The Ideal Braking of the Wind
The more kinetic energy a wind turbine pulls out of the wind, the more the wind will be slowed down as it leaves the left side of the turbine in the picture. (If you wonder about the stream tube in the picture, you have not read the page on how the wind turbine deflects the wind ).
If we tried to extract all the energy from the wind, the air would move away with the speed zero, i.e. the air could not leave the turbine. In that case we would not extract any energy at all, since all of the air would obviously also be prevented from entering the rotor of the turbine.
In the other extreme case, the wind could pass though our tube above without being hindered at all. In this case we would likewise not have extracted any energy from the wind.
We can therefore assume that there must be some way of braking the wind which is in between these two extremes, and is more efficient in converting the energy in the wind to useful mechanical energy. It turns out that there is a surprisingly simple answer to this: An ideal wind turbine would slow down the wind by 2/3 of its original speed. To understand why, we have to use the fundamental physical law for the aerodynamics of wind turbines:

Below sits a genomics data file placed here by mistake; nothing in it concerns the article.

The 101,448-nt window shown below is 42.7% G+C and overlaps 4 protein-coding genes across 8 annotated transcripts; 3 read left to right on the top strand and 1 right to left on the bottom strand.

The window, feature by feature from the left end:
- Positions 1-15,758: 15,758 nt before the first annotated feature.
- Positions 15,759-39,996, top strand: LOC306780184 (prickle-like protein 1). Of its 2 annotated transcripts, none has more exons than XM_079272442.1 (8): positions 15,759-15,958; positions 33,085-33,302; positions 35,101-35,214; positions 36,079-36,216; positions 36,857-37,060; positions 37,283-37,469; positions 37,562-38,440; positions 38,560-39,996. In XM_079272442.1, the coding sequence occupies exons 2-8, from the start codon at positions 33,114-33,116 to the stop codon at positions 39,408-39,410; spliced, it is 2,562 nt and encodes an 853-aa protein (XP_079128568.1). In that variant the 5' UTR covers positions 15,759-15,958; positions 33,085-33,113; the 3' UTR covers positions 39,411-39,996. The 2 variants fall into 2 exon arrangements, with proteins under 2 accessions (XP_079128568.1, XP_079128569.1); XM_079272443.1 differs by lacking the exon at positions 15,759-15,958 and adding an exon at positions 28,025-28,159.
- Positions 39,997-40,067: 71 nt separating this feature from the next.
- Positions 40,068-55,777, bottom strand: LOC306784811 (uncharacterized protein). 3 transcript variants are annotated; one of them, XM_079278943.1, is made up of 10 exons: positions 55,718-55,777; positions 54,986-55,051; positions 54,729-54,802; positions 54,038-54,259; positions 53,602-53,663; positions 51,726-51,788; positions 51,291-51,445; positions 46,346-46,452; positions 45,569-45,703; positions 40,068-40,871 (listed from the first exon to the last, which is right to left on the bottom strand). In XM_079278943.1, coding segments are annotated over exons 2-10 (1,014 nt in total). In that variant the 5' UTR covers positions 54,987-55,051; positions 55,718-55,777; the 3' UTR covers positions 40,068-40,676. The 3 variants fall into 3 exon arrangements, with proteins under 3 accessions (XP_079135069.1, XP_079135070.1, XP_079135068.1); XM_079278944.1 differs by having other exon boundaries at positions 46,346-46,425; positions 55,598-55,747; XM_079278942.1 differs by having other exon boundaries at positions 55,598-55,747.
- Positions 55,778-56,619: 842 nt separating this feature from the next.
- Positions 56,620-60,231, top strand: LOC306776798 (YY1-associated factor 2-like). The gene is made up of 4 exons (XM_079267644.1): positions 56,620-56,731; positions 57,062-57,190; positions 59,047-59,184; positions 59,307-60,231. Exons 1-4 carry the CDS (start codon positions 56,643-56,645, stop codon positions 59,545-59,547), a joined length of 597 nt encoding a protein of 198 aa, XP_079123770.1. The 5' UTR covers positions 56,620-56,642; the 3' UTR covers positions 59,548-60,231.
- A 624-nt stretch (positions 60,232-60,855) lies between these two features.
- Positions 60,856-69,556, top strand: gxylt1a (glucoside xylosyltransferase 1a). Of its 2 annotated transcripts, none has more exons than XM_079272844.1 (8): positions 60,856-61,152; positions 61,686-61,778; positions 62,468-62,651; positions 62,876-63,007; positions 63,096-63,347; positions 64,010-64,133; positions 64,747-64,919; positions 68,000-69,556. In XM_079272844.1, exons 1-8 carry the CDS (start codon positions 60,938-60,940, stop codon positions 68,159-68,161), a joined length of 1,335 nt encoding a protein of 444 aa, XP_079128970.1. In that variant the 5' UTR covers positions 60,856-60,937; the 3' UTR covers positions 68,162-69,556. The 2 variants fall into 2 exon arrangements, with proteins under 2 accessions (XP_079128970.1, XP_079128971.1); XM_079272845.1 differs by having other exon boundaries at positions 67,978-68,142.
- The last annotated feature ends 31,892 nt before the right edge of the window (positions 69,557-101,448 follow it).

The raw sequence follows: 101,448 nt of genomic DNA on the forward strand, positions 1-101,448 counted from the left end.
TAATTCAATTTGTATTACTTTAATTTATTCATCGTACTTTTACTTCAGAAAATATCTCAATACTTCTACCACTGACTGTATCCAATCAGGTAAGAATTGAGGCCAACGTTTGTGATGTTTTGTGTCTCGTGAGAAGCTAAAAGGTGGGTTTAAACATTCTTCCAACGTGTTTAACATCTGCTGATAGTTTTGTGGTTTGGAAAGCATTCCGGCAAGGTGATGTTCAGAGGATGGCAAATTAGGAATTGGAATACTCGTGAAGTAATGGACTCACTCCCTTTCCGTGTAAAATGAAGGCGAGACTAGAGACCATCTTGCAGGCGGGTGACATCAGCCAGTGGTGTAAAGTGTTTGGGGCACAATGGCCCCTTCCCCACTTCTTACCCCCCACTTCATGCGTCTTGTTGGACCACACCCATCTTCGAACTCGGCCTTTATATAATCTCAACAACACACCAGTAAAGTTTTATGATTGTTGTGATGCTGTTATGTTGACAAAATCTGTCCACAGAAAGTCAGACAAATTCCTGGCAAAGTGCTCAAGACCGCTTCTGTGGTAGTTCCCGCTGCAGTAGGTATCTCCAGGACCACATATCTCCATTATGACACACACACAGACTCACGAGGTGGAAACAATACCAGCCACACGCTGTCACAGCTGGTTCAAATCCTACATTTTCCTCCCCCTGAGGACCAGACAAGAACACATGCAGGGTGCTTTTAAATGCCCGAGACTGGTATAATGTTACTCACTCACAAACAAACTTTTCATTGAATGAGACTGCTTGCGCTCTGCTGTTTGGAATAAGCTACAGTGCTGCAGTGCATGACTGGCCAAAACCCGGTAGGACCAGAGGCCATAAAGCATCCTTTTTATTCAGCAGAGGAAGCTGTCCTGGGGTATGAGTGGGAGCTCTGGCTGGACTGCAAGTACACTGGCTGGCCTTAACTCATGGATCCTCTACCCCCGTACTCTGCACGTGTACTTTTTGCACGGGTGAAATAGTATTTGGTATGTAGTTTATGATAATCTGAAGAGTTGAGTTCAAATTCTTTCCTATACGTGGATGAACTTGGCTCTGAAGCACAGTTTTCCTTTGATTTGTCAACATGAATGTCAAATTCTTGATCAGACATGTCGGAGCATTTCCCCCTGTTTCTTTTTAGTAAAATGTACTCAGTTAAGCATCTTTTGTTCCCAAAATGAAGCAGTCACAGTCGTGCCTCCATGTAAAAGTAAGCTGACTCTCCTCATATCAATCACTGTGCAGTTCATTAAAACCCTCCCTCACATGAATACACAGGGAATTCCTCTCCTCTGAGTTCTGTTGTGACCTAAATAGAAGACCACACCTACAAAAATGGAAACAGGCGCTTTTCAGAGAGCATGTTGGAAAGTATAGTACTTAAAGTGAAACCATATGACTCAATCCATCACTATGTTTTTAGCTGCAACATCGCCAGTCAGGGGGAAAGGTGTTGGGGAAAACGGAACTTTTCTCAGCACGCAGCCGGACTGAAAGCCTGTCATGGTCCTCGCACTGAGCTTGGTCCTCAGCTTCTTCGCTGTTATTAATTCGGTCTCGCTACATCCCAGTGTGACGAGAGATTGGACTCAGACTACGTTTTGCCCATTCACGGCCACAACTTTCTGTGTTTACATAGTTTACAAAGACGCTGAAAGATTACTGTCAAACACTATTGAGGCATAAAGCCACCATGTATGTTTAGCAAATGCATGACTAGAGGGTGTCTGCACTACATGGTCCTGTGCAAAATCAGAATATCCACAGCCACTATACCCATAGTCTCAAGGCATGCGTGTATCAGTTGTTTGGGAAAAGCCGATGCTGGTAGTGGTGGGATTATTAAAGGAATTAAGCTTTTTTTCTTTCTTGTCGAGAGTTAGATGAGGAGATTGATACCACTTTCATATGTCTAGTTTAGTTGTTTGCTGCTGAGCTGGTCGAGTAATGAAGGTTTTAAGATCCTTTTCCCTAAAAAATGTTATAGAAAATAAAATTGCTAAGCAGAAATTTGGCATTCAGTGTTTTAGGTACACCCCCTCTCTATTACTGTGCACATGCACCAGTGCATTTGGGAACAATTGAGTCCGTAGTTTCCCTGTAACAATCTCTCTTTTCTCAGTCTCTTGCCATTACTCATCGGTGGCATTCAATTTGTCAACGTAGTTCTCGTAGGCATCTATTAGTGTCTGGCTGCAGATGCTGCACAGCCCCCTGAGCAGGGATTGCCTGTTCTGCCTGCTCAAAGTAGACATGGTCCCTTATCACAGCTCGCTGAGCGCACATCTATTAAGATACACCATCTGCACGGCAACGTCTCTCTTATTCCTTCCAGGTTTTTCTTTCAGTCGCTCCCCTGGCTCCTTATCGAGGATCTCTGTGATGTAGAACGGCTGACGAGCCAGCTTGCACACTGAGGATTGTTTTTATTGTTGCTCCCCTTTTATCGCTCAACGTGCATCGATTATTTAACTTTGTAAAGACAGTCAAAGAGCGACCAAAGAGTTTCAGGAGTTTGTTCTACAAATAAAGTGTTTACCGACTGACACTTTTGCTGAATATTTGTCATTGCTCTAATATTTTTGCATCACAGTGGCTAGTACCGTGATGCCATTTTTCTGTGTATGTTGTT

Betz' law says that you can only convert less than 16/27 (or 59%) of the kinetic energy in the wind to mechanical energy using a wind turbine.
Betz' law was first formulated by the German Physicist Albert Betz in 1919. His book "Wind-Energie" published in 1926 gives a good account of the knowledge of wind energy and wind turbines at that moment.
It is quite surprising that one can make such a sweeping, general statement which applies to any wind turbine with a disc-like rotor.
© Copyright 1997-2003 Danish Wind Industry Association
Updated 1 June 2003